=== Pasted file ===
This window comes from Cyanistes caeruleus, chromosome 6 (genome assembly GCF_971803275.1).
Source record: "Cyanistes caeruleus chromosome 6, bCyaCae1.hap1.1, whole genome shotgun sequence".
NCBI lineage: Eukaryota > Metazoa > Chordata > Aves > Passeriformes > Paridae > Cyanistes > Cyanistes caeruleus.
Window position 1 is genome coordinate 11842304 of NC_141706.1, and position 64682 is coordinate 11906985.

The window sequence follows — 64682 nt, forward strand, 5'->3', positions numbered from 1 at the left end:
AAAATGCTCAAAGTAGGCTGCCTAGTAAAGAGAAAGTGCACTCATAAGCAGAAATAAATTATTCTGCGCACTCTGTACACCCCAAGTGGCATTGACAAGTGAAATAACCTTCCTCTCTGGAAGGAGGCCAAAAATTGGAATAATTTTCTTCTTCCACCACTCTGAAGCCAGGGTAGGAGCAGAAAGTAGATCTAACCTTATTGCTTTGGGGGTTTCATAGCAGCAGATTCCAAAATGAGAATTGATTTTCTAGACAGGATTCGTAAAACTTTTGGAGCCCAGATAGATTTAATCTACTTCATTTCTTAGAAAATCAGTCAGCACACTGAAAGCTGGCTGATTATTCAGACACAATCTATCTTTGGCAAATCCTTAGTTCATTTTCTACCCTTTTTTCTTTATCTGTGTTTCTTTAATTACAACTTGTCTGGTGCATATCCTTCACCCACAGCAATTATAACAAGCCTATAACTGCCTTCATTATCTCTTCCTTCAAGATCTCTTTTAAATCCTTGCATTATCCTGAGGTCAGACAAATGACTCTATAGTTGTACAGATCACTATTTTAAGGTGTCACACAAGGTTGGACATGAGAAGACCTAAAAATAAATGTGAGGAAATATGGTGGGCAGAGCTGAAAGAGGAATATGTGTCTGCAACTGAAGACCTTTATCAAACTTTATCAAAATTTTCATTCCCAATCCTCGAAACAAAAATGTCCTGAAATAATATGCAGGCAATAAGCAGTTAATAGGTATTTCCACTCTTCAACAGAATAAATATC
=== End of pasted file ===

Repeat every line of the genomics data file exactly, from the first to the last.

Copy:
This window comes from Cyanistes caeruleus, chromosome 6 (genome assembly GCF_971803275.1).
Source record: "Cyanistes caeruleus chromosome 6, bCyaCae1.hap1.1, whole genome shotgun sequence".
NCBI lineage: Eukaryota > Metazoa > Chordata > Aves > Passeriformes > Paridae > Cyanistes > Cyanistes caeruleus.
Window position 1 is genome coordinate 11842304 of NC_141706.1, and position 64682 is coordinate 11906985.

The window sequence follows — 64682 nt, forward strand, 5'->3', positions numbered from 1 at the left end:
AAAATGCTCAAAGTAGGCTGCCTAGTAAAGAGAAAGTGCACTCATAAGCAGAAATAAATTATTCTGCGCACTCTGTACACCCCAAGTGGCATTGACAAGTGAAATAACCTTCCTCTCTGGAAGGAGGCCAAAAATTGGAATAATTTTCTTCTTCCACCACTCTGAAGCCAGGGTAGGAGCAGAAAGTAGATCTAACCTTATTGCTTTGGGGGTTTCATAGCAGCAGATTCCAAAATGAGAATTGATTTTCTAGACAGGATTCGTAAAACTTTTGGAGCCCAGATAGATTTAATCTACTTCATTTCTTAGAAAATCAGTCAGCACACTGAAAGCTGGCTGATTATTCAGACACAATCTATCTTTGGCAAATCCTTAGTTCATTTTCTACCCTTTTTTCTTTATCTGTGTTTCTTTAATTACAACTTGTCTGGTGCATATCCTTCACCCACAGCAATTATAACAAGCCTATAACTGCCTTCATTATCTCTTCCTTCAAGATCTCTTTTAAATCCTTGCATTATCCTGAGGTCAGACAAATGACTCTATAGTTGTACAGATCACTATTTTAAGGTGTCACACAAGGTTGGACATGAGAAGACCTAAAAATAAATGTGAGGAAATATGGTGGGCAGAGCTGAAAGAGGAATATGTGTCTGCAACTGAAGACCTTTATCAAACTTTATCAAAATTTTCATTCCCAATCCTCGAAACAAAAATGTCCTGAAATAATATGCAGGCAATAAGCAGTTAATAGGTATTTCCACTCTTCAACAGAATAAATATC